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Japanese scientists create lifelike robot women (VIDEO)

Charlotte Hilton Andersen is the author of the book The Great Fitness Experiment: One Year of Trying Everything and runs the popular health and fitness website of the same name, where she tries out a new workout every month, specializing...

Are these robots too freakishly lifelike?

Depending on how you feel about technology, this will either be the awesomest or creepiest thing you read all day. The Japanese have finally invented believable robot women.

Onlookers described them as "eerily human." The life-size robots have silicone skin covering artificial muscles, which, combined with their mind-blowing circuitry, cause them to speak smoothly and act with believable mannerisms. Oh, and they're soft-spoken, conventionally attractive women. Of course they are.

One of the inventors, Hiroshi Ishiguru, seemed genuinely enthused about the science. "Making androids is about exploring what it means to be human by examining the question of what is emotion, what is awareness, what is thinking." And the science is really cool. Artificial intelligence has come a long way from its chess-playing, auto-dialing past. The Turing Test seems almost antiquated at this point.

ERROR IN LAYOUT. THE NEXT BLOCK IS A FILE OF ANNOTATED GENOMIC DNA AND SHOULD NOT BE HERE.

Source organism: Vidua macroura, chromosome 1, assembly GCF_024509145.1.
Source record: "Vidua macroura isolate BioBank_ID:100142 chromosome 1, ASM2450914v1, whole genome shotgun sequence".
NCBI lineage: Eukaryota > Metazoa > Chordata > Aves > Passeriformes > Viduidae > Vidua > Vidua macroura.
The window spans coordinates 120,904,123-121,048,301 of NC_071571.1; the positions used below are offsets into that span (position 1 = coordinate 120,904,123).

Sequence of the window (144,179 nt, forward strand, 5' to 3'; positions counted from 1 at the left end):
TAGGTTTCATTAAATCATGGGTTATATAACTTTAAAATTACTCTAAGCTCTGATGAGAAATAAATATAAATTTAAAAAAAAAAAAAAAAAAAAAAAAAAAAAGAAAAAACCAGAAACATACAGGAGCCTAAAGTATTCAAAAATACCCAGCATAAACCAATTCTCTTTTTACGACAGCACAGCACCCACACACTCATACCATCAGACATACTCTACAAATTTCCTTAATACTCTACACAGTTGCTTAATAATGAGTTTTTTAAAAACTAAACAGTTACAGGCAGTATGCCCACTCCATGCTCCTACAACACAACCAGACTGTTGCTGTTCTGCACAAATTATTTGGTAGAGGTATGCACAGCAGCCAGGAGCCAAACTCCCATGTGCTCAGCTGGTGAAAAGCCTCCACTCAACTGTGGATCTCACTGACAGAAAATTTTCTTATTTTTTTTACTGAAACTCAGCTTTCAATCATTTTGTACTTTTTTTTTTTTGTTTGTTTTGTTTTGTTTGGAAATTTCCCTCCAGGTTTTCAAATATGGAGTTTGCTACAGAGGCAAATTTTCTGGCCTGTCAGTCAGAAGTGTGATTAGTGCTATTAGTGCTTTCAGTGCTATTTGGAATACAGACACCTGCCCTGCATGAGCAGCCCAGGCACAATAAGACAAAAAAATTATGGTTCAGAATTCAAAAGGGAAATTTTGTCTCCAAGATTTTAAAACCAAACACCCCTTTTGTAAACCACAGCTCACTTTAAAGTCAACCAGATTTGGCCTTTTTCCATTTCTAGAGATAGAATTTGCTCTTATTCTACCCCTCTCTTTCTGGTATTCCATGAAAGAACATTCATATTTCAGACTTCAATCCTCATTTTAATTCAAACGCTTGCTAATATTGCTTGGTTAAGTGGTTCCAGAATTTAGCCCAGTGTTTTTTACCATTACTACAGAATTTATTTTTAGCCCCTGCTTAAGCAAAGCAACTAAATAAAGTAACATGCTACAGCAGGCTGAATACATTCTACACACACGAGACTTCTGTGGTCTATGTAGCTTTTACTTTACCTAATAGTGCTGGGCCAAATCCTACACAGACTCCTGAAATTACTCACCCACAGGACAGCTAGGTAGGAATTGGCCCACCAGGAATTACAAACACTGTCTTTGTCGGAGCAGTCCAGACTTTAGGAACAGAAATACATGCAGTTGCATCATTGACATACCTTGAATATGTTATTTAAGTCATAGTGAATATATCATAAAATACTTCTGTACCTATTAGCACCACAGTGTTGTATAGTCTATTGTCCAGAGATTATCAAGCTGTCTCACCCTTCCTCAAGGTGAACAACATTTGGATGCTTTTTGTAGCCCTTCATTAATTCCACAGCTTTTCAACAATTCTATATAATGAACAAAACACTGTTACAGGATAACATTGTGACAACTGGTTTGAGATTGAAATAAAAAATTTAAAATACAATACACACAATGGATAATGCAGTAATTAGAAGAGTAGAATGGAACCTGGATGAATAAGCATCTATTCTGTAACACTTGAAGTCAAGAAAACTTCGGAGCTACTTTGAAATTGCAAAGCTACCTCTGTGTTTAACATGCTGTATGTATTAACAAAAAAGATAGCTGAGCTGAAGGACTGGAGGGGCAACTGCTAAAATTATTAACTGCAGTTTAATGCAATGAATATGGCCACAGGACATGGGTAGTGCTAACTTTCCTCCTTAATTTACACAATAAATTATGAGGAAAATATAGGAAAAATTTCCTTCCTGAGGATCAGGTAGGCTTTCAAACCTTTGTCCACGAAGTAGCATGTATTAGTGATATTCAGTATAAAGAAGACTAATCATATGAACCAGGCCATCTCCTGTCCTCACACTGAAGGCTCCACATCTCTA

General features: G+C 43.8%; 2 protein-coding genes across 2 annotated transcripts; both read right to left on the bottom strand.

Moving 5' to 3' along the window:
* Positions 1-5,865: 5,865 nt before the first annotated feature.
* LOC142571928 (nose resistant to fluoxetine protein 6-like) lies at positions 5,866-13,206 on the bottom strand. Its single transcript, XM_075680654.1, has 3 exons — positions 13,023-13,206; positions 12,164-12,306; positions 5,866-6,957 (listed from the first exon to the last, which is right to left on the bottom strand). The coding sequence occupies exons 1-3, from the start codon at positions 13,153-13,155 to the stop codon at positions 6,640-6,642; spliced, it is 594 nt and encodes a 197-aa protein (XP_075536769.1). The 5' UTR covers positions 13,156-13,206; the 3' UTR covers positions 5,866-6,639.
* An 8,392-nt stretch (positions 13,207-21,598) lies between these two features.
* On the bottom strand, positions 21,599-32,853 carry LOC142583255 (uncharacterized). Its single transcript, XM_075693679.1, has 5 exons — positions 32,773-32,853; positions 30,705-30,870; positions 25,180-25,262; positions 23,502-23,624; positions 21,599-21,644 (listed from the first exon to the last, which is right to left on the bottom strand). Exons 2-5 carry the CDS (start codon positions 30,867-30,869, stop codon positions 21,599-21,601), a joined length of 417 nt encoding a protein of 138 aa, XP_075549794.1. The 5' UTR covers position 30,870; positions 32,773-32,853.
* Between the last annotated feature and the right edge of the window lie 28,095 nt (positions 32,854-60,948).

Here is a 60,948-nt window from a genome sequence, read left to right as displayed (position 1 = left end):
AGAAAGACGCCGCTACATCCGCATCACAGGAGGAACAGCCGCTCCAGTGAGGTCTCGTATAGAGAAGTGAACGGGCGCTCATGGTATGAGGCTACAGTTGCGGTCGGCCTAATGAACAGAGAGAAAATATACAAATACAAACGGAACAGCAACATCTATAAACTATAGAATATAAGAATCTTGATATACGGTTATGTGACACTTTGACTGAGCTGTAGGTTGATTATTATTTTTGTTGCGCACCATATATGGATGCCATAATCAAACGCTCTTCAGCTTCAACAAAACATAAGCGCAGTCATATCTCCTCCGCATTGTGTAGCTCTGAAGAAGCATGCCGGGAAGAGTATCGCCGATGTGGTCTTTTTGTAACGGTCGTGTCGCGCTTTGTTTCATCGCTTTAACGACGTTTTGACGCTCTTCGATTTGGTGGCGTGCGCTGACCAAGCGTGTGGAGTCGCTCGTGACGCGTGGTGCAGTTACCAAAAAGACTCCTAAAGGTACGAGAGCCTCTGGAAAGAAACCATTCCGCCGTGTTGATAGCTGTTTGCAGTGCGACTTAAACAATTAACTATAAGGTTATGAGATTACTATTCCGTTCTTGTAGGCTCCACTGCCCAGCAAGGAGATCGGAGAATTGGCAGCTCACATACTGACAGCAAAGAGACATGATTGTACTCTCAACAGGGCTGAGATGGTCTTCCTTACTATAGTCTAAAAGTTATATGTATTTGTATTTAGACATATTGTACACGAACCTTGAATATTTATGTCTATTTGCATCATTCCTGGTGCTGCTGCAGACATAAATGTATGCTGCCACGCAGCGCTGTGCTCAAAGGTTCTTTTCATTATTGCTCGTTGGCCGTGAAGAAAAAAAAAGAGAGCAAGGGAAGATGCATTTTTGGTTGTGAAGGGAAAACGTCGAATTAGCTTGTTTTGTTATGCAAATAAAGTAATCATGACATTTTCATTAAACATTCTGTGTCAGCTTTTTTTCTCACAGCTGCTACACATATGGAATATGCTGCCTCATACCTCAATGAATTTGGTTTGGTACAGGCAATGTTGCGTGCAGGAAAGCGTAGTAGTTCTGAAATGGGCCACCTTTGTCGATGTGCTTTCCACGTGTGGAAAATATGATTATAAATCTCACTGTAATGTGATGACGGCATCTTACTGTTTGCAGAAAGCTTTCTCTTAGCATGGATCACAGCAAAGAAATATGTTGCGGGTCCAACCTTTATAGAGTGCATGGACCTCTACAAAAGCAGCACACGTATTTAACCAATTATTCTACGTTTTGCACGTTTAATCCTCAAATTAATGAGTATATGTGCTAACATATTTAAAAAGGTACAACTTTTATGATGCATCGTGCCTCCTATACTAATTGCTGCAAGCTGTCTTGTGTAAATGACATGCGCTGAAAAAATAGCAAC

But I can't help but think that men have been trying for years (millennia?) to create the "perfect" woman whom they can program to do, be and look like whomever they want. Perhaps this isn't a fair comparison, but these seem a little too close to a RealDoll, a sex toy so realistic that owners have been known to treat it like it's human — dressing it, loving it, taking it out to dinner. Some people end up preferring these "relationships" to messier ones with real people. Real women are so hard to control.

Japanese create "eerily lifelike" robot women

Screenshot: telegraph.co.uk

Perhaps there is a legitimate need for lifelike androids. I can think of several fields that would be safer, easier and more cost-effective to use a robot. But even in mundane situations, I would still prefer to interact with a real human. We already use our technology as a shield and go-between for so many of our daily interactions with loved ones, co-workers and businesses. While I love my online banking and Amazon shopping, I do think there's a line where we give up too much human interaction, and we suffer for it. Some of us may have already crossed that line — no robots necessary.

Maybe I'm just a grouch. Maybe this is a great advancement, and soon we'll all be having our houses cleaned and our hamburger orders filled by adorable 'bots.

Ishiguro ultimately hopes to make robots more affordable saying, "[It's] no different than owning a laptop." But do our laptops look like human women? There is a difference.

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